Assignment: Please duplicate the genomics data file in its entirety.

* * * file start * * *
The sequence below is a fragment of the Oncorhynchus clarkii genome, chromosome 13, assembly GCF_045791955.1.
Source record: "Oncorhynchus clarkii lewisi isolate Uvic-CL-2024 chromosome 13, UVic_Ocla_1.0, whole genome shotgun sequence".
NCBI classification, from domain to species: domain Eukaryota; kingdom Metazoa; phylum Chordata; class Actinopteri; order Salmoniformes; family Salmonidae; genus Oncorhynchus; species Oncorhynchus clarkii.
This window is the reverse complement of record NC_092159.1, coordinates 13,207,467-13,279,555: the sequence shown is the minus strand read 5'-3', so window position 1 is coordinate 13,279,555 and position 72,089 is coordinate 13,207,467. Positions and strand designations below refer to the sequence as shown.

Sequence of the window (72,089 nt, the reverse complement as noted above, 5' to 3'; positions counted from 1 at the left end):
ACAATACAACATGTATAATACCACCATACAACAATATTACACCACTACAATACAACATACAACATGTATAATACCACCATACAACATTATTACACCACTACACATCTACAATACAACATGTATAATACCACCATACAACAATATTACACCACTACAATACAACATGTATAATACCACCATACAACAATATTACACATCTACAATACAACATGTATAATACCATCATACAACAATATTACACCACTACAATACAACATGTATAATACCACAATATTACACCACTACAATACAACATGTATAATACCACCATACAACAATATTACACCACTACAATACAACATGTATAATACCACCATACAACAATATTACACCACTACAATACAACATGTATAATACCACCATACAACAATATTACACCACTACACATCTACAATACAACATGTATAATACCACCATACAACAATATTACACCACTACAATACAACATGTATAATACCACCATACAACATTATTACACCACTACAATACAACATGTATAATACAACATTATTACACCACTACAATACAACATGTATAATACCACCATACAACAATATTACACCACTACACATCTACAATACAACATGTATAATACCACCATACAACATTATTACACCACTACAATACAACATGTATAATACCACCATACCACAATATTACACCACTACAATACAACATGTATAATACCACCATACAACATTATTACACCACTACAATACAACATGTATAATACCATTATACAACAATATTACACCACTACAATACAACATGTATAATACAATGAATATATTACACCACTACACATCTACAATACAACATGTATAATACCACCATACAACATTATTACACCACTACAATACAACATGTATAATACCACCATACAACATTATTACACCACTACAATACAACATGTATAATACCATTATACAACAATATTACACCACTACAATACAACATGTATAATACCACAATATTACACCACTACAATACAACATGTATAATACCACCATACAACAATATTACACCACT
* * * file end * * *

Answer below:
The sequence below is a fragment of the Oncorhynchus clarkii genome, chromosome 13, assembly GCF_045791955.1.
Source record: "Oncorhynchus clarkii lewisi isolate Uvic-CL-2024 chromosome 13, UVic_Ocla_1.0, whole genome shotgun sequence".
NCBI classification, from domain to species: domain Eukaryota; kingdom Metazoa; phylum Chordata; class Actinopteri; order Salmoniformes; family Salmonidae; genus Oncorhynchus; species Oncorhynchus clarkii.
This window is the reverse complement of record NC_092159.1, coordinates 13,207,467-13,279,555: the sequence shown is the minus strand read 5'-3', so window position 1 is coordinate 13,279,555 and position 72,089 is coordinate 13,207,467. Positions and strand designations below refer to the sequence as shown.

Sequence of the window (72,089 nt, the reverse complement as noted above, 5' to 3'; positions counted from 1 at the left end):
ACAATACAACATGTATAATACCACCATACAACAATATTACACCACTACAATACAACATACAACATGTATAATACCACCATACAACATTATTACACCACTACACATCTACAATACAACATGTATAATACCACCATACAACAATATTACACCACTACAATACAACATGTATAATACCACCATACAACAATATTACACATCTACAATACAACATGTATAATACCATCATACAACAATATTACACCACTACAATACAACATGTATAATACCACAATATTACACCACTACAATACAACATGTATAATACCACCATACAACAATATTACACCACTACAATACAACATGTATAATACCACCATACAACAATATTACACCACTACAATACAACATGTATAATACCACCATACAACAATATTACACCACTACACATCTACAATACAACATGTATAATACCACCATACAACAATATTACACCACTACAATACAACATGTATAATACCACCATACAACATTATTACACCACTACAATACAACATGTATAATACAACATTATTACACCACTACAATACAACATGTATAATACCACCATACAACAATATTACACCACTACACATCTACAATACAACATGTATAATACCACCATACAACATTATTACACCACTACAATACAACATGTATAATACCACCATACCACAATATTACACCACTACAATACAACATGTATAATACCACCATACAACATTATTACACCACTACAATACAACATGTATAATACCATTATACAACAATATTACACCACTACAATACAACATGTATAATACAATGAATATATTACACCACTACACATCTACAATACAACATGTATAATACCACCATACAACATTATTACACCACTACAATACAACATGTATAATACCACCATACAACATTATTACACCACTACAATACAACATGTATAATACCATTATACAACAATATTACACCACTACAATACAACATGTATAATACCACAATATTACACCACTACAATACAACATGTATAATACCACCATACAACAATATTACACCACT